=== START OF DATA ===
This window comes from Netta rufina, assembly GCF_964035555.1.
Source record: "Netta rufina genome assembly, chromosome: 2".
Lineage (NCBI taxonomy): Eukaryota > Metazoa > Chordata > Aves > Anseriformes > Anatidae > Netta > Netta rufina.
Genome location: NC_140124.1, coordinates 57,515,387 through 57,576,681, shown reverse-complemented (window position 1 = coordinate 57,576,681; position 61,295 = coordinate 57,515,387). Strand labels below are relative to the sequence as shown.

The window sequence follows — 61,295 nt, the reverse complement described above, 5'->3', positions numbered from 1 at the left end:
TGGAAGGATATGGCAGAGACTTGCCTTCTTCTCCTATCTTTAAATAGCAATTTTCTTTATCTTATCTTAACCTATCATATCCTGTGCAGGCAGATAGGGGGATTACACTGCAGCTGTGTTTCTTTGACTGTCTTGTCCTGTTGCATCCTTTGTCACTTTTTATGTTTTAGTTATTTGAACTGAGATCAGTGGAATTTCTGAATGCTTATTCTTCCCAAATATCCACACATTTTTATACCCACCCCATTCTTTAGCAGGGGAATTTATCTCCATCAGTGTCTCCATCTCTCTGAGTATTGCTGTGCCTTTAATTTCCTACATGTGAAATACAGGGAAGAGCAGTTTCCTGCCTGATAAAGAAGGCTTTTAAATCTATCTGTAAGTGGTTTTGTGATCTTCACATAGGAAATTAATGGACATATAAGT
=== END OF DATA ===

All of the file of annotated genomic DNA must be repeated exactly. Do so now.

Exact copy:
This window comes from Netta rufina, assembly GCF_964035555.1.
Source record: "Netta rufina genome assembly, chromosome: 2".
Lineage (NCBI taxonomy): Eukaryota > Metazoa > Chordata > Aves > Anseriformes > Anatidae > Netta > Netta rufina.
Genome location: NC_140124.1, coordinates 57,515,387 through 57,576,681, shown reverse-complemented (window position 1 = coordinate 57,576,681; position 61,295 = coordinate 57,515,387). Strand labels below are relative to the sequence as shown.

The window sequence follows — 61,295 nt, the reverse complement described above, 5'->3', positions numbered from 1 at the left end:
TGGAAGGATATGGCAGAGACTTGCCTTCTTCTCCTATCTTTAAATAGCAATTTTCTTTATCTTATCTTAACCTATCATATCCTGTGCAGGCAGATAGGGGGATTACACTGCAGCTGTGTTTCTTTGACTGTCTTGTCCTGTTGCATCCTTTGTCACTTTTTATGTTTTAGTTATTTGAACTGAGATCAGTGGAATTTCTGAATGCTTATTCTTCCCAAATATCCACACATTTTTATACCCACCCCATTCTTTAGCAGGGGAATTTATCTCCATCAGTGTCTCCATCTCTCTGAGTATTGCTGTGCCTTTAATTTCCTACATGTGAAATACAGGGAAGAGCAGTTTCCTGCCTGATAAAGAAGGCTTTTAAATCTATCTGTAAGTGGTTTTGTGATCTTCACATAGGAAATTAATGGACATATAAGT